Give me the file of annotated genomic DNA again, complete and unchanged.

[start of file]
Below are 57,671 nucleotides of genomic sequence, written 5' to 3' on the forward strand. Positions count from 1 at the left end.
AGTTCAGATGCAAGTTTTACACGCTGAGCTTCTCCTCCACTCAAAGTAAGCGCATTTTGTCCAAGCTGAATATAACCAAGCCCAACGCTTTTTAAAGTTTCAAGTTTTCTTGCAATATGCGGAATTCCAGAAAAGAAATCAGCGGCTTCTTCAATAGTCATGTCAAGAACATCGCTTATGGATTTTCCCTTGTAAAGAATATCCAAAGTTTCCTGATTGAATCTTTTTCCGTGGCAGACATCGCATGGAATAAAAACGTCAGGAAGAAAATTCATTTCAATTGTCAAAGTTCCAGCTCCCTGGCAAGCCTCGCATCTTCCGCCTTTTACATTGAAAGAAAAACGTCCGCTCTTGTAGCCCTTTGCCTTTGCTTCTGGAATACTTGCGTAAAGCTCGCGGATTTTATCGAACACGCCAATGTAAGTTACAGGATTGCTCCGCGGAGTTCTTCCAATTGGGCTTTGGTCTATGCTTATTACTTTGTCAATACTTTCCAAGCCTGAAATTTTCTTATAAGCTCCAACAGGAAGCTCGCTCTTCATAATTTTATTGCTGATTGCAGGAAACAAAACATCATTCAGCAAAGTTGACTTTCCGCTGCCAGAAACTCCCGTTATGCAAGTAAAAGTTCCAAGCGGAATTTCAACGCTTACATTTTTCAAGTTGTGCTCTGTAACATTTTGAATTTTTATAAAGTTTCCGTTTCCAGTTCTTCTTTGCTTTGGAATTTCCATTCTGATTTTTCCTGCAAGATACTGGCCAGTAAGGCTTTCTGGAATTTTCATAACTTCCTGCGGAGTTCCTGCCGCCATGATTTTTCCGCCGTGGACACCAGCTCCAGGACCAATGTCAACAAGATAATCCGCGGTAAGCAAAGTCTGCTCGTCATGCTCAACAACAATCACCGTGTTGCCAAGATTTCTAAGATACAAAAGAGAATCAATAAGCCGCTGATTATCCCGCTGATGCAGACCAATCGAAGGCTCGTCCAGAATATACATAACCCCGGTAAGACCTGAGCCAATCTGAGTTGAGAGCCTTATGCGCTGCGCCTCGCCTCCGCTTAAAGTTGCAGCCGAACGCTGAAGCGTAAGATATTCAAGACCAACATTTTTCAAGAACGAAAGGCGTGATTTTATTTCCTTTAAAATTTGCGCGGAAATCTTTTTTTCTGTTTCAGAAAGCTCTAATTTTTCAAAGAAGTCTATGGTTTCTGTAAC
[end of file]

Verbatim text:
Below are 57,671 nucleotides of genomic sequence, written 5' to 3' on the forward strand. Positions count from 1 at the left end.
AGTTCAGATGCAAGTTTTACACGCTGAGCTTCTCCTCCACTCAAAGTAAGCGCATTTTGTCCAAGCTGAATATAACCAAGCCCAACGCTTTTTAAAGTTTCAAGTTTTCTTGCAATATGCGGAATTCCAGAAAAGAAATCAGCGGCTTCTTCAATAGTCATGTCAAGAACATCGCTTATGGATTTTCCCTTGTAAAGAATATCCAAAGTTTCCTGATTGAATCTTTTTCCGTGGCAGACATCGCATGGAATAAAAACGTCAGGAAGAAAATTCATTTCAATTGTCAAAGTTCCAGCTCCCTGGCAAGCCTCGCATCTTCCGCCTTTTACATTGAAAGAAAAACGTCCGCTCTTGTAGCCCTTTGCCTTTGCTTCTGGAATACTTGCGTAAAGCTCGCGGATTTTATCGAACACGCCAATGTAAGTTACAGGATTGCTCCGCGGAGTTCTTCCAATTGGGCTTTGGTCTATGCTTATTACTTTGTCAATACTTTCCAAGCCTGAAATTTTCTTATAAGCTCCAACAGGAAGCTCGCTCTTCATAATTTTATTGCTGATTGCAGGAAACAAAACATCATTCAGCAAAGTTGACTTTCCGCTGCCAGAAACTCCCGTTATGCAAGTAAAAGTTCCAAGCGGAATTTCAACGCTTACATTTTTCAAGTTGTGCTCTGTAACATTTTGAATTTTTATAAAGTTTCCGTTTCCAGTTCTTCTTTGCTTTGGAATTTCCATTCTGATTTTTCCTGCAAGATACTGGCCAGTAAGGCTTTCTGGAATTTTCATAACTTCCTGCGGAGTTCCTGCCGCCATGATTTTTCCGCCGTGGACACCAGCTCCAGGACCAATGTCAACAAGATAATCCGCGGTAAGCAAAGTCTGCTCGTCATGCTCAACAACAATCACCGTGTTGCCAAGATTTCTAAGATACAAAAGAGAATCAATAAGCCGCTGATTATCCCGCTGATGCAGACCAATCGAAGGCTCGTCCAGAATATACATAACCCCGGTAAGACCTGAGCCAATCTGAGTTGAGAGCCTTATGCGCTGCGCCTCGCCTCCGCTTAAAGTTGCAGCCGAACGCTGAAGCGTAAGATATTCAAGACCAACATTTTTCAAGAACGAAAGGCGTGATTTTATTTCCTTTAAAATTTGCGCGGAAATCTTTTTTTCTGTTTCAGAAAGCTCTAATTTTTCAAAGAAGTCTATGGTTTCTGTAAC